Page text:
According to the expert opinion of the Chairman of the Board of Directors «KERAMAX» Komarov Artem, welding is a difficult task, since it requires many years of practice and patience to reach the expert level. One of the most common methods that beginner welders misunderstand is pulse welding, which is inferior to them when compared to professional welders. Pulse welding is a method of constantly changing the amperage of a welding machine from high to low, as opposed to various welding procedures. The purpose of developing this technique is to avoid the typical disadvantages of welding.
The main advantage of pulsed welding is that you will weld high temperature and thin metals without causing them to tarnish, which is a disadvantage of setting high currents. However, this does not mean that you cannot weld thick metals and alloys that require deep penetration with this procedure.
Pulse welding — an overview.
Artem Komarov noted that pulse welding is the opposite of traditional welding methods. In this procedure fluctuating current or amperage means that the value changes depending on the condition and demand. Tungsten Inert Gas (TIG) welding is one of the oldest welding methods on the planet. As Artem Komarov mentioned earlier, pulse welding is the opposite of older welding methods, so let’s compare it to TIG welding.
If you are a welder, then you probably know how TIG welding machines work. It works when you set the current to the maximum level and control the output with a footswitch. Moreover, it indicates that the TIG welder is great if you have to weld thick metals in a short period. However, this functionality of a TIG welder does not make it suitable for welding thin metals as it deforms those metals.
Pressing the foot pedal while TIG welding will greatly increase or decrease the heat generated from the electrode. The output of the TIG torch depends on the direction in which the foot pedal is depressed. You can use the foot pedal in pulse welding, similar to TIG welding. But the difference is that when you press the foot pedal in a pulse welder, it will generate a waveform in the TIG torch, not a steady current.
Basically, in pulse welding, the pulse function is a function that controls the high current level and the low current level. However, 50% of the time it regulates the amperage at a first-class level and the minimum amperage the other 50% of the time. This does not mean that you cannot set the % of the time according to your low- and high-level preferences.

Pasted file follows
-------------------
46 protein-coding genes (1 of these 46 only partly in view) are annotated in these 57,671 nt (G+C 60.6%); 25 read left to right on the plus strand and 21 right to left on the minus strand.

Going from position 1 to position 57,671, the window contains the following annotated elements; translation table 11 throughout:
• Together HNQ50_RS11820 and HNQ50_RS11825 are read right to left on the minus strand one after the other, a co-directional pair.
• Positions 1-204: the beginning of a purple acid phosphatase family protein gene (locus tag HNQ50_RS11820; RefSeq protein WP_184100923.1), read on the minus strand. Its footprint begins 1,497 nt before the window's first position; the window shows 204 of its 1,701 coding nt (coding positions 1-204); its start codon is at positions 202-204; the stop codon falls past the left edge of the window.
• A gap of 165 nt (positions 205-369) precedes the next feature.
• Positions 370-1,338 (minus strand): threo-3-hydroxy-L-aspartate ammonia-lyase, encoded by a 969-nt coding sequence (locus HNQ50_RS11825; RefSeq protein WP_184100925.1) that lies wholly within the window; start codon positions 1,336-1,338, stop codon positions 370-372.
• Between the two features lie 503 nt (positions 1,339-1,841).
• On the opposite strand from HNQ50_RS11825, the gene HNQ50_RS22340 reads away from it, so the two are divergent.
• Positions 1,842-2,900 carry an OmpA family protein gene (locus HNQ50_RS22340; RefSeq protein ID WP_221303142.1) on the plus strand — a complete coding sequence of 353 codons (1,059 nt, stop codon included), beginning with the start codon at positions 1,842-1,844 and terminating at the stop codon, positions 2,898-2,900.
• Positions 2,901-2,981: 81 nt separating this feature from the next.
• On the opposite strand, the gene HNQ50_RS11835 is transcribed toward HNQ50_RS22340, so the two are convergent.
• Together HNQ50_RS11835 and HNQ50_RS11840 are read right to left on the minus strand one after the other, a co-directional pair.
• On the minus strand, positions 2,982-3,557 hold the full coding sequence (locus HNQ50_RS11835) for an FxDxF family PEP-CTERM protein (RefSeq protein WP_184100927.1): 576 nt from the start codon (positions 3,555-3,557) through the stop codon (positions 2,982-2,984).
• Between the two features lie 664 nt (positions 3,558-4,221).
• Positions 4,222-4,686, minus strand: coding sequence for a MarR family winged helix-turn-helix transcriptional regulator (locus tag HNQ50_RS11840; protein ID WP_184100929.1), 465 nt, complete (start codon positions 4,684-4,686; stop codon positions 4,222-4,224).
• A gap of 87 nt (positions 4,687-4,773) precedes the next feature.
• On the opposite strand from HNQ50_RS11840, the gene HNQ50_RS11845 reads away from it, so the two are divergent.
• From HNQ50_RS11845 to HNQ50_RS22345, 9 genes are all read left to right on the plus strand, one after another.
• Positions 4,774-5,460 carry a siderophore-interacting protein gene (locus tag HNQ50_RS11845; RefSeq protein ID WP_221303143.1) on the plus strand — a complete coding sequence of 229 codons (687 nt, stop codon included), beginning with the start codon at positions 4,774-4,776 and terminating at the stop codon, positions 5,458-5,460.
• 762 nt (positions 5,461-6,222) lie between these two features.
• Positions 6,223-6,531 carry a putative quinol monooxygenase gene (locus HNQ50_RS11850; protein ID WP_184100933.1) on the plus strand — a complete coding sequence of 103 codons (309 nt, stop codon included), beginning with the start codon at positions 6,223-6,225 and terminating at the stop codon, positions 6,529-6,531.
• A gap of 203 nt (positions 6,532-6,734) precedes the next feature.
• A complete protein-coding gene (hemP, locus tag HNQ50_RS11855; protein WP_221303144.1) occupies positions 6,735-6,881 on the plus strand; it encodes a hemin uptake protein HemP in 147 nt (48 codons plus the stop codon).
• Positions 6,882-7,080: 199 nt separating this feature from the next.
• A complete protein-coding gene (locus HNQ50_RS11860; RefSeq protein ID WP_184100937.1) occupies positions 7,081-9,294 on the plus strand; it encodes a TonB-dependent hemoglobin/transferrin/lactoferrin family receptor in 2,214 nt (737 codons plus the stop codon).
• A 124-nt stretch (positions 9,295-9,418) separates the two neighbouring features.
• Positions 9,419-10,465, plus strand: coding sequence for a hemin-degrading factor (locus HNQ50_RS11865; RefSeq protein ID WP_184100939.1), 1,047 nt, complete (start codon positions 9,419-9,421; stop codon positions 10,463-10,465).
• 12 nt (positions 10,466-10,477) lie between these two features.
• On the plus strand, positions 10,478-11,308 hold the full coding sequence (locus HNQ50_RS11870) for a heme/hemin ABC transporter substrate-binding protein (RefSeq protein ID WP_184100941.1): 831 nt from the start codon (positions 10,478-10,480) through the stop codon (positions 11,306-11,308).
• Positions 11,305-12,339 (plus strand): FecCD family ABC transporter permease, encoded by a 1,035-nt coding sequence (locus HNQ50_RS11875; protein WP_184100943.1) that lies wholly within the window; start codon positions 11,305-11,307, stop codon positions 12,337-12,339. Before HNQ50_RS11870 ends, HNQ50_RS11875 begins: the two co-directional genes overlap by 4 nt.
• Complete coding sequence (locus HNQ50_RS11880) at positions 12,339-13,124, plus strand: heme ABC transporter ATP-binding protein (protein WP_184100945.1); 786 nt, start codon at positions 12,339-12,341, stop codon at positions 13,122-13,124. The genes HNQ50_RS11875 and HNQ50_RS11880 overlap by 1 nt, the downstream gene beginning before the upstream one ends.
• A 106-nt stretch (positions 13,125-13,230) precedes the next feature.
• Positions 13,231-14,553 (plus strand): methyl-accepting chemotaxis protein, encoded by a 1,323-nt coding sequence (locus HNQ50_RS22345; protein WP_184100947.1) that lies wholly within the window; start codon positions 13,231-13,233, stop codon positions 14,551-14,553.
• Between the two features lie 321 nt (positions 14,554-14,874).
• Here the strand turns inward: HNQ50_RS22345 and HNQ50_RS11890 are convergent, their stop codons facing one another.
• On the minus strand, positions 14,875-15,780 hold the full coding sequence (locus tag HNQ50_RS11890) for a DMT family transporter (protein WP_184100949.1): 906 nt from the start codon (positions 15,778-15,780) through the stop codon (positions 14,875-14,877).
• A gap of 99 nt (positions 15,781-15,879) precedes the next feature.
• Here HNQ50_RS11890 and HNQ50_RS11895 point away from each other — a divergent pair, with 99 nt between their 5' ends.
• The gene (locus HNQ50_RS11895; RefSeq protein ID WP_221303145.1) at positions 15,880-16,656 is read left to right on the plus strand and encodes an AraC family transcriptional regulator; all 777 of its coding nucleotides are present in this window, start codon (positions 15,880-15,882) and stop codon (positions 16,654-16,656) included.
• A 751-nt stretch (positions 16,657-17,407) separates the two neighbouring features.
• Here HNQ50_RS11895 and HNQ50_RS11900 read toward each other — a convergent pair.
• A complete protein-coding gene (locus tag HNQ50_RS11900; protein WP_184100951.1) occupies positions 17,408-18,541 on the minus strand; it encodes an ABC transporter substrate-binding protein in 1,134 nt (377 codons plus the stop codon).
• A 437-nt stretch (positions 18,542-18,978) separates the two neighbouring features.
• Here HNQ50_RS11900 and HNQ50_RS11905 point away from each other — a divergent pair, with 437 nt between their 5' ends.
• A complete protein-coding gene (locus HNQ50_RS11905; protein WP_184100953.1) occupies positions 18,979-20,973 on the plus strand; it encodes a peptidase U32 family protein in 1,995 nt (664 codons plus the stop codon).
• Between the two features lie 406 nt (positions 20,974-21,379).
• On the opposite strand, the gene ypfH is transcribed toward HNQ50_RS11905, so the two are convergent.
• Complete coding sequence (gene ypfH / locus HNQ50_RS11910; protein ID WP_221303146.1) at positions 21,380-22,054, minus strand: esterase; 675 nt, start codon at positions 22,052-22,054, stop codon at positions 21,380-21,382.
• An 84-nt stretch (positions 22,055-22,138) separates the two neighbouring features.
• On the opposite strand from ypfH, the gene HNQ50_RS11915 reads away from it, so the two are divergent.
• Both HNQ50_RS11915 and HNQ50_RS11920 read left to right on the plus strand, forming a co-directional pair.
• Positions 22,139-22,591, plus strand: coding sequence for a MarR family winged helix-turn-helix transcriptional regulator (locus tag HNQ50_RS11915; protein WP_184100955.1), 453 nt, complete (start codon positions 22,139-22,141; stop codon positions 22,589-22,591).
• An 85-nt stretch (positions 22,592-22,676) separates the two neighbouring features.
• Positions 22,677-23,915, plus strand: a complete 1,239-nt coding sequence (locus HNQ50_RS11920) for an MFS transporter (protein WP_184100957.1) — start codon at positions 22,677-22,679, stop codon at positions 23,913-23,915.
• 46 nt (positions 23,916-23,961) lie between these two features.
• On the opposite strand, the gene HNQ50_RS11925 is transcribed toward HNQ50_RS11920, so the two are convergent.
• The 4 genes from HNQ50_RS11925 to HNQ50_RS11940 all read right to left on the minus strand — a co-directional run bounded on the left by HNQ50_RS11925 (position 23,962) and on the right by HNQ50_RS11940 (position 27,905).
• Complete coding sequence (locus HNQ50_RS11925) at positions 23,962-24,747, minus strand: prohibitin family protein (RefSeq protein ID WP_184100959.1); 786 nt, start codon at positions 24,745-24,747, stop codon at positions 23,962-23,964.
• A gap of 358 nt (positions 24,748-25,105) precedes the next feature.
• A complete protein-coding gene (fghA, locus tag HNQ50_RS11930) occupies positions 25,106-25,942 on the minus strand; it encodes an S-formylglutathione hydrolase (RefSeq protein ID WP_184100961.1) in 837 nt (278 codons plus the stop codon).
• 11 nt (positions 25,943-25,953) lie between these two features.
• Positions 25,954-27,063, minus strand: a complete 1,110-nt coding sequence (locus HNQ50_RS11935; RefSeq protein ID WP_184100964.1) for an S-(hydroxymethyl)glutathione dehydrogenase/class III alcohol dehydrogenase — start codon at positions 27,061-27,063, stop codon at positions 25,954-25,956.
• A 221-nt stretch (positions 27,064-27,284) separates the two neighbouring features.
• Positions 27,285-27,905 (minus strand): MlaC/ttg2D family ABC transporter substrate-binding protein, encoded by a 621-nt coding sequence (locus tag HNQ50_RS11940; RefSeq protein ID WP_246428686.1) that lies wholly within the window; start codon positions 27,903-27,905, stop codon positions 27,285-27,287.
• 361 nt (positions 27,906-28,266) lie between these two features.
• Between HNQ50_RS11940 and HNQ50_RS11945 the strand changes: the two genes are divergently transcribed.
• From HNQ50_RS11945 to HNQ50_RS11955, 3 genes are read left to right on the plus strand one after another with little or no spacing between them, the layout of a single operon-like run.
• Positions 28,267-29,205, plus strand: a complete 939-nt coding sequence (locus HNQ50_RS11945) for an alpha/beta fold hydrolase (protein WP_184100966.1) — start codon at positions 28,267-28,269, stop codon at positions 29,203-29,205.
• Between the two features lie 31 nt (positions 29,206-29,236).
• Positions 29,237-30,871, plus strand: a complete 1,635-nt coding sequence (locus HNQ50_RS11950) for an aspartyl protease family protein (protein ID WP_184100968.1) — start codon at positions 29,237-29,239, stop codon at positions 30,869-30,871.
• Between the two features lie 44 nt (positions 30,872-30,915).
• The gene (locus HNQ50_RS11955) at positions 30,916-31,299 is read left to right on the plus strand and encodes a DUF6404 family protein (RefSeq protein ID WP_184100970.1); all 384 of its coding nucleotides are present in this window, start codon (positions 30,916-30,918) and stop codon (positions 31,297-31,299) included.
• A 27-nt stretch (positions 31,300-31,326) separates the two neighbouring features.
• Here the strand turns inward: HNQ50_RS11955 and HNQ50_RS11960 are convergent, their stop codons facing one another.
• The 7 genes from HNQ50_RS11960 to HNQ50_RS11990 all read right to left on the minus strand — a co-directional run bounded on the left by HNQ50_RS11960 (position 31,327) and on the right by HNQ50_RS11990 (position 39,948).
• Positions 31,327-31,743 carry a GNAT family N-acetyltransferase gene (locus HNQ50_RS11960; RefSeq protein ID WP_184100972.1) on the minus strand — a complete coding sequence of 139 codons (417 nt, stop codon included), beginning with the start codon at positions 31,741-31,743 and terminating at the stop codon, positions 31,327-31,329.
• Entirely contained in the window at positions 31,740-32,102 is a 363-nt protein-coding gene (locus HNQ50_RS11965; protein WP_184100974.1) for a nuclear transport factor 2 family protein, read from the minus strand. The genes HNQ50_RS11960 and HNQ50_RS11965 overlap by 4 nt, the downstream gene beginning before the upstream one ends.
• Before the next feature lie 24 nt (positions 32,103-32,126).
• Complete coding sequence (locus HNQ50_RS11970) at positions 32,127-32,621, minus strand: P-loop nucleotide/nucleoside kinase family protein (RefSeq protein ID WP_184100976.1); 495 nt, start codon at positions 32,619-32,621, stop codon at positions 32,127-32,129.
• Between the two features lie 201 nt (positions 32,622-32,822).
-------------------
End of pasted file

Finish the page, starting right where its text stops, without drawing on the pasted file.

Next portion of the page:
The number of times the welding machine current peaks and troughs in a season is the pulse frequency. So, let’s say if the welder goes from high to low and then back to high amperage ten times per second, that would indicate a pulse rate of 50.
Experienced welders often suggest setting the pulse frequency above 30 and below 4 for error-free operation. The reason is that frequencies between 4 and 30 are inconvenient to process. In addition, a lower pulse frequency is ideal for welding thin metals, while a high pulse frequency is ideal for welding thick metals.
This is the trick that pulse welding offers to avoid warping the base metals. In general, the tilt down strategy is a countdown timer that fires when you pull the trigger. In addition, the countdown time indicates the minimum time required for the current time to gradually end. Therefore, you can weld thin metals without fear of burning them, which is wonderful.
The pre-gas flow is the supply of shielding gas along with the electric arc to protect the weld from environmental contamination during the weld. However, in pulsed welding, the shielding gas continues to flow, unlike in TIG welding, which allows the newly created weld to take on a solid shape. In addition, the subsequent gas flow makes the welds stronger and more resistant to oxidation.
Advantages of pulse welding:
- First, pulse welding is inexpensive, and you use less gas and wire.
- Secondly, it will increase your productivity marginally as it offers faster settling rates.
- Third, it is a safer welding procedure as it creates some molten metal.
- Fourth, it is ideal for welding thin metals that require less current.
- Finally, it provides thinner, stronger welds that deserve attention.
When should it be used?
You can take advantage of the pulse welding method when you want to compete to avoid atmospheric contamination of the welds. The reason is that the subsequent flow of shielding gases allows the molten weld to quickly condense. Thus, it cannot produce oxides and therefore results in smoother and stronger welds.
What’s more, if you want to increase your safety by reducing spatter, pulse welding can also help. Since it generates less heat for welding thin metals, spatter will be small, indicating greater safety. In addition, it can also improve welding performance through higher deposition rate.
You can take advantage of the pulse welding method when you want to compete to avoid atmospheric contamination of the welds. The reason is that the incoming flow of shielding gases allows the molten weld to quickly condense. Thus, it cannot produce oxides and therefore results in smoother and stronger welds.
In addition, if you want to increase your safety by reducing spatter, then you can also benefit from pulse welding. Because it offers less heat for welding thin metals, a small splash will be produced, indicating better safety. In addition, it can also increase welding productivity through higher deposition rates, summed up Komarov Artem.